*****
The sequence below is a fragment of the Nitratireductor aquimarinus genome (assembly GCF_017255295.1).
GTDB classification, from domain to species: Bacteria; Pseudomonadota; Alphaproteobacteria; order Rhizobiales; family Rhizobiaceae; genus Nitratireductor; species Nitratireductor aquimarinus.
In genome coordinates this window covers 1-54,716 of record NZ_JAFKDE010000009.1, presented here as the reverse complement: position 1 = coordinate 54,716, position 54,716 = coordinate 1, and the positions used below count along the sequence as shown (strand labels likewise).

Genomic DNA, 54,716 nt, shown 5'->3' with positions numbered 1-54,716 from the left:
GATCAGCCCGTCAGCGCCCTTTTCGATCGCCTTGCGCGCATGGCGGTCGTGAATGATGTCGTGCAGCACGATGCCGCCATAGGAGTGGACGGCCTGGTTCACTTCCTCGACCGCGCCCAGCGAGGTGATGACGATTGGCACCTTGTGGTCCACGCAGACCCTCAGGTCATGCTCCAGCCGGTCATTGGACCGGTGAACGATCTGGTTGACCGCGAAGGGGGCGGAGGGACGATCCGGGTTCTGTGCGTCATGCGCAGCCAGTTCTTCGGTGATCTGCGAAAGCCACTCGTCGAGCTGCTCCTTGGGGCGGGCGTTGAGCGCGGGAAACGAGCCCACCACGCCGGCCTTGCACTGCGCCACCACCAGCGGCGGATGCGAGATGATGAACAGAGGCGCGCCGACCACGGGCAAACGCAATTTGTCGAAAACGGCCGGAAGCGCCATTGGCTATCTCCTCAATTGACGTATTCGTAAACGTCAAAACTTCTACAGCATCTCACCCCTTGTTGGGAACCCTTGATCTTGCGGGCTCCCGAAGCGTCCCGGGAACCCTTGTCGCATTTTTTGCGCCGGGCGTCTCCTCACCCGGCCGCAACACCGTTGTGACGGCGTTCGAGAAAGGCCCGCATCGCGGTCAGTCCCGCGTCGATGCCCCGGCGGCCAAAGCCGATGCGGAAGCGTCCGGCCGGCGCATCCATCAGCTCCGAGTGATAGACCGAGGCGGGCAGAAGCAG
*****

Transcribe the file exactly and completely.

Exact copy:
The sequence below is a fragment of the Nitratireductor aquimarinus genome (assembly GCF_017255295.1).
GTDB classification, from domain to species: Bacteria; Pseudomonadota; Alphaproteobacteria; order Rhizobiales; family Rhizobiaceae; genus Nitratireductor; species Nitratireductor aquimarinus.
In genome coordinates this window covers 1-54,716 of record NZ_JAFKDE010000009.1, presented here as the reverse complement: position 1 = coordinate 54,716, position 54,716 = coordinate 1, and the positions used below count along the sequence as shown (strand labels likewise).

Genomic DNA, 54,716 nt, shown 5'->3' with positions numbered 1-54,716 from the left:
GATCAGCCCGTCAGCGCCCTTTTCGATCGCCTTGCGCGCATGGCGGTCGTGAATGATGTCGTGCAGCACGATGCCGCCATAGGAGTGGACGGCCTGGTTCACTTCCTCGACCGCGCCCAGCGAGGTGATGACGATTGGCACCTTGTGGTCCACGCAGACCCTCAGGTCATGCTCCAGCCGGTCATTGGACCGGTGAACGATCTGGTTGACCGCGAAGGGGGCGGAGGGACGATCCGGGTTCTGTGCGTCATGCGCAGCCAGTTCTTCGGTGATCTGCGAAAGCCACTCGTCGAGCTGCTCCTTGGGGCGGGCGTTGAGCGCGGGAAACGAGCCCACCACGCCGGCCTTGCACTGCGCCACCACCAGCGGCGGATGCGAGATGATGAACAGAGGCGCGCCGACCACGGGCAAACGCAATTTGTCGAAAACGGCCGGAAGCGCCATTGGCTATCTCCTCAATTGACGTATTCGTAAACGTCAAAACTTCTACAGCATCTCACCCCTTGTTGGGAACCCTTGATCTTGCGGGCTCCCGAAGCGTCCCGGGAACCCTTGTCGCATTTTTTGCGCCGGGCGTCTCCTCACCCGGCCGCAACACCGTTGTGACGGCGTTCGAGAAAGGCCCGCATCGCGGTCAGTCCCGCGTCGATGCCCCGGCGGCCAAAGCCGATGCGGAAGCGTCCGGCCGGCGCATCCATCAGCTCCGAGTGATAGACCGAGGCGGGCAGAAGCAG